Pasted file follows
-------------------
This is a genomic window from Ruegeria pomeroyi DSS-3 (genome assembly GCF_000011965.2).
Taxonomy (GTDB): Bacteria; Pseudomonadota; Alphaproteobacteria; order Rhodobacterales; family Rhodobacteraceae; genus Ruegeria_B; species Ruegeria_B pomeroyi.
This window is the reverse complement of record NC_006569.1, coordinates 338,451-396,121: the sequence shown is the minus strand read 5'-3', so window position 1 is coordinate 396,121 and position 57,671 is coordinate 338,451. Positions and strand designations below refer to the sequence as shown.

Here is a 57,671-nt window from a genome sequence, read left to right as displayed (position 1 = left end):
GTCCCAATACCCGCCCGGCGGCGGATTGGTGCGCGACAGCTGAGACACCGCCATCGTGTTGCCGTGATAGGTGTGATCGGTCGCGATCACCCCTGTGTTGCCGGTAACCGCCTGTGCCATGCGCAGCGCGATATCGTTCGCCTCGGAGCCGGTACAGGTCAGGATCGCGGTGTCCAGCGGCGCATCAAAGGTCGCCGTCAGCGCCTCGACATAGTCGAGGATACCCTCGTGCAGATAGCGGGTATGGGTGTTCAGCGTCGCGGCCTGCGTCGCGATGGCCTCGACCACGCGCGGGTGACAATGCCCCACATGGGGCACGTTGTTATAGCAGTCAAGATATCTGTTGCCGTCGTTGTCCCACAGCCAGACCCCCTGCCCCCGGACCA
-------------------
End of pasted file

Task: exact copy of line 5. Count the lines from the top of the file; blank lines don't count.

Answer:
GTCCCAATACCCGCCCGGCGGCGGATTGGTGCGCGACAGCTGAGACACCGCCATCGTGTTGCCGTGATAGGTGTGATCGGTCGCGATCACCCCTGTGTTGCCGGTAACCGCCTGTGCCATGCGCAGCGCGATATCGTTCGCCTCGGAGCCGGTACAGGTCAGGATCGCGGTGTCCAGCGGCGCATCAAAGGTCGCCGTCAGCGCCTCGACATAGTCGAGGATACCCTCGTGCAGATAGCGGGTATGGGTGTTCAGCGTCGCGGCCTGCGTCGCGATGGCCTCGACCACGCGCGGGTGACAATGCCCCACATGGGGCACGTTGTTATAGCAGTCAAGATATCTGTTGCCGTCGTTGTCCCACAGCCAGACCCCCTGCCCCCGGACCA